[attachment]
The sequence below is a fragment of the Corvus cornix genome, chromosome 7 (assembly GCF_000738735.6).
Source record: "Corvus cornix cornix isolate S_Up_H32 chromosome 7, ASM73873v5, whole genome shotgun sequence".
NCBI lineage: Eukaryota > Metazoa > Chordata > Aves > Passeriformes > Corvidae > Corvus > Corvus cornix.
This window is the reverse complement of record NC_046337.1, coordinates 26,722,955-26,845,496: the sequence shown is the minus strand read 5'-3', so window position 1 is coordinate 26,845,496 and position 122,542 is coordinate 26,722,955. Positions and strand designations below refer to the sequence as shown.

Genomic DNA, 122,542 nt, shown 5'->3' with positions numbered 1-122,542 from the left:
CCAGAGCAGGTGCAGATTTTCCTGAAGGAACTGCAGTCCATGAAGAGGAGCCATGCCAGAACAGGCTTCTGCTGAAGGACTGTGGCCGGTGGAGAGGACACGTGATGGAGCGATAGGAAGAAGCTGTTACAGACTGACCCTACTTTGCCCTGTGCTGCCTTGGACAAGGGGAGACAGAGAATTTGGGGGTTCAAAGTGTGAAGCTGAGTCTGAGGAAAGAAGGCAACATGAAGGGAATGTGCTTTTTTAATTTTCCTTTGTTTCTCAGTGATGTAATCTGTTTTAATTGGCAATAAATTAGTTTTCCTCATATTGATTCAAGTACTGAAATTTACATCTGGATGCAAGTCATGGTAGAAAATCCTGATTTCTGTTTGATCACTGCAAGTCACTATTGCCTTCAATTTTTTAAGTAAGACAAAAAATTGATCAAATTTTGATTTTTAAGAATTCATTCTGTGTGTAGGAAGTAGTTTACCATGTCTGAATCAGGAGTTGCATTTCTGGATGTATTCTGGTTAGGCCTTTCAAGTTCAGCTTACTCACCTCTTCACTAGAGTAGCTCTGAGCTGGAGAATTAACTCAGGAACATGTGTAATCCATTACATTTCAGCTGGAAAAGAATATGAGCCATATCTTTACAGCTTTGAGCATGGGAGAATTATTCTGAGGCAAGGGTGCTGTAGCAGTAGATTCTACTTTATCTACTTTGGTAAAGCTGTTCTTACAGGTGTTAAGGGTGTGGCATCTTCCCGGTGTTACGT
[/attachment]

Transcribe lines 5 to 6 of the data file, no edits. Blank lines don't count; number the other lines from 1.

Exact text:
Genomic DNA, 122,542 nt, shown 5'->3' with positions numbered 1-122,542 from the left:
CCAGAGCAGGTGCAGATTTTCCTGAAGGAACTGCAGTCCATGAAGAGGAGCCATGCCAGAACAGGCTTCTGCTGAAGGACTGTGGCCGGTGGAGAGGACACGTGATGGAGCGATAGGAAGAAGCTGTTACAGACTGACCCTACTTTGCCCTGTGCTGCCTTGGACAAGGGGAGACAGAGAATTTGGGGGTTCAAAGTGTGAAGCTGAGTCTGAGGAAAGAAGGCAACATGAAGGGAATGTGCTTTTTTAATTTTCCTTTGTTTCTCAGTGATGTAATCTGTTTTAATTGGCAATAAATTAGTTTTCCTCATATTGATTCAAGTACTGAAATTTACATCTGGATGCAAGTCATGGTAGAAAATCCTGATTTCTGTTTGATCACTGCAAGTCACTATTGCCTTCAATTTTTTAAGTAAGACAAAAAATTGATCAAATTTTGATTTTTAAGAATTCATTCTGTGTGTAGGAAGTAGTTTACCATGTCTGAATCAGGAGTTGCATTTCTGGATGTATTCTGGTTAGGCCTTTCAAGTTCAGCTTACTCACCTCTTCACTAGAGTAGCTCTGAGCTGGAGAATTAACTCAGGAACATGTGTAATCCATTACATTTCAGCTGGAAAAGAATATGAGCCATATCTTTACAGCTTTGAGCATGGGAGAATTATTCTGAGGCAAGGGTGCTGTAGCAGTAGATTCTACTTTATCTACTTTGGTAAAGCTGTTCTTACAGGTGTTAAGGGTGTGGCATCTTCCCGGTGTTACGT